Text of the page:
Delaware Supreme Court Justice Jack B. Jacobs ()
Seven candidates have applied to succeed Justice Jack B. Jacobs on the Delaware Supreme Court, according to sources familiar with the process. The candidate list is a diverse group of judges, lawyers in private practice and one law professor.
The candidates are said to be Superior Court President Judge James T. Vaughn Jr.; Superior Court Judges Jan R. Jurden and Calvin L. Scott Jr.; Widener University School of Law professor Lawrence Hamermesh; Family Court Chief Judge Chandlee Johnson Kuhn; Skadden, Arps, Slate, Meagher & Flom attorney Karen L. Valihura; and Grant & Eisenhofer attorney Megan McIntyre.
Several sources had identified Superior Court Judge Mary Miller Johnston as a candidate, but she did not apply. Other names said to be possible applicants for the position who also did not apply include Young Conaway Stargatt & Taylor partner David C. McBride and Joseph R. Slights III, a former Superior Court judge and current Morris James partner.
It is not surprising that a majority of the applicants are women. Sources have said Gov. Jack Markell is interested in adding another woman to the Delaware Supreme Court to show his commitment to diversity. Only one woman, current Justice Carolyn Berger, has ever served on the court.
Some legal analysts were surprised that three of the applicants—Valihura, Scott and Kuhn—are Republicans. Markell could appoint someone from either party because Jacobs’ departure leaves the court evenly divided between both parties. Markell, a Democrat, has always appointed someone from his own party, even when he has had the freedom to reach across the aisle.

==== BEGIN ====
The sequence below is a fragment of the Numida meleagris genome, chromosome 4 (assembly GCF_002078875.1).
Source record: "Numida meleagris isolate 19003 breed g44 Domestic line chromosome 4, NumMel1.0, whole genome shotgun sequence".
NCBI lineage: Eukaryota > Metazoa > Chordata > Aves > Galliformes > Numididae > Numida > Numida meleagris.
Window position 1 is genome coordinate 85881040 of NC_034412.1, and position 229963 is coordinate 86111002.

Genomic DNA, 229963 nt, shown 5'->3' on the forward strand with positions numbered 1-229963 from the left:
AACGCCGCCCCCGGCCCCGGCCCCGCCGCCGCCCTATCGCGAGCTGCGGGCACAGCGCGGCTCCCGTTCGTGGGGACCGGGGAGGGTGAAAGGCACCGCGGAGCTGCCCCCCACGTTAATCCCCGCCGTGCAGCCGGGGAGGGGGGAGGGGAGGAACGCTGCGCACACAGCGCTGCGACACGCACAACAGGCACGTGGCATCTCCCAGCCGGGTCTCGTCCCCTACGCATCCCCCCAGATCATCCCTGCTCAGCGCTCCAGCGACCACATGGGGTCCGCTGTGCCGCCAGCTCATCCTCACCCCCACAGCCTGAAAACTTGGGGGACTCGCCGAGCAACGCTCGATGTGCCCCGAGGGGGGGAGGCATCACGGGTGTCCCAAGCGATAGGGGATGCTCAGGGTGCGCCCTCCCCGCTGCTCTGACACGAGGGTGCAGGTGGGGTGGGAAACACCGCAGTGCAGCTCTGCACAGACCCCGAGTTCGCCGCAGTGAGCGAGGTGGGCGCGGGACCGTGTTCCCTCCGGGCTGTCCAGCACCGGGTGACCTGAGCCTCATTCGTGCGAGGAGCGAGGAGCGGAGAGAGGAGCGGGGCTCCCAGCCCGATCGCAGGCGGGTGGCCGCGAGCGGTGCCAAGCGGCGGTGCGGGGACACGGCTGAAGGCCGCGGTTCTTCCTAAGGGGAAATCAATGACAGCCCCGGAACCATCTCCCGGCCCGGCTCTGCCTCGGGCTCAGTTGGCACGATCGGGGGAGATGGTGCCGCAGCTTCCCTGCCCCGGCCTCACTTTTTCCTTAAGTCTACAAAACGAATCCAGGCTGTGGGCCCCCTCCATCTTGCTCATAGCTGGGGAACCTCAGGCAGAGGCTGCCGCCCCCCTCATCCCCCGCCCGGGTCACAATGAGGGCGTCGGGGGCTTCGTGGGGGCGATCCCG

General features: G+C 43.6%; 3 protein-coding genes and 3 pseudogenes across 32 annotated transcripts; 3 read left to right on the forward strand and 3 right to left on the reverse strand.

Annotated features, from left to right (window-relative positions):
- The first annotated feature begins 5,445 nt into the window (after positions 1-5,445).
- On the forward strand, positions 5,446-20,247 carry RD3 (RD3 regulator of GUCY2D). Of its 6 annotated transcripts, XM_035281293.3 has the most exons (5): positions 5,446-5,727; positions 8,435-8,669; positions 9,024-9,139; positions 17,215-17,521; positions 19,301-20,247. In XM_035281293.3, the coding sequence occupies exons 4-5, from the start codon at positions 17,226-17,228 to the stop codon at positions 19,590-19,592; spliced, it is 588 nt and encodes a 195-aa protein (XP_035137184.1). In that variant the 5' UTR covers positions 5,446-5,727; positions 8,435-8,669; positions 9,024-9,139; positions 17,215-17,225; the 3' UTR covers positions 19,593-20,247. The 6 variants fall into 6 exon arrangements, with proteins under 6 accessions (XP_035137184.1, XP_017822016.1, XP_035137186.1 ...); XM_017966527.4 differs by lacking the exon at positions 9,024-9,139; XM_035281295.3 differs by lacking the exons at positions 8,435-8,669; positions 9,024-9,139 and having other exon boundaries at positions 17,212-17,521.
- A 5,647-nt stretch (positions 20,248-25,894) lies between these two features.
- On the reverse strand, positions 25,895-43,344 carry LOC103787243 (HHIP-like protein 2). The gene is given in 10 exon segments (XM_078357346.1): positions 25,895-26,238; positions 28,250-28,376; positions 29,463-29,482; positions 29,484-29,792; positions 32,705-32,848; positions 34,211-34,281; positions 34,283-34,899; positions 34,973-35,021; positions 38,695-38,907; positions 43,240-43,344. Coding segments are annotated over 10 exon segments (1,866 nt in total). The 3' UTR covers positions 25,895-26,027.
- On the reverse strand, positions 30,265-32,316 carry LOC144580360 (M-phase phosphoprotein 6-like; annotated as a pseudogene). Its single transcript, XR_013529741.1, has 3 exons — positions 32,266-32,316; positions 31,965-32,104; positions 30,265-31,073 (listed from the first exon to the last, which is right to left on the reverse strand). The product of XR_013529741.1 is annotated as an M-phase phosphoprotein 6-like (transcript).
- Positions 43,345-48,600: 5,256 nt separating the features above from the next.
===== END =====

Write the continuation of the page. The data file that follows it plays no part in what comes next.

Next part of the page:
Sources are split on whether Jurden will be the likely nominee. She was viewed as a strong candidate for the recently vacant state Supreme Court chief justice opening. After Markell nominated current Chief Justice Leo E. Strine Jr., many said Jurden was a shoe-in for the next opening on Delaware’s highest court.
However, Jurden found herself at the center of a controversy in March after it was revealed that she had sentenced a descendant of the du Pont family, Robert H. Richards IV, to probation for molesting his daughter. Since details of the 2009 sentencing became public, Jurden has received threats and roughly 10 protesters picketed outside the New Castle County Courthouse in April, demanding her resignation.
Several current and former state public officials, including Strine, have publicly expressed support for Jurden, saying the backlash against her is misplaced. Many in the legal community have noted that she faced the unenviable choice of having to force the 5-year-old daughter to testify in a public trial about traumatic events that occurred when she was 3 years old or sentence Richards to probation, because without the daughter’s testimony, there was no evidence against him.
Jurden’s supporters concede that there could be some backlash if she were to be the nominee. Legal analysts who predict that she will be the nominee say there are several factors that could weigh in her favor. Markell is not seeking a second term, so if some voters are upset over the nominee, he will not feel heat at the ballot box. In addition, Jurden is a lesbian and the possibility of adding both a woman and a member of the LGBT community will appeal to Markell’s commitment to diversity. The sources who spoke with Delaware Law Weekly also think Richards’ case will have faded in people’s memory by the time the late June confirmation hearing is scheduled to occur.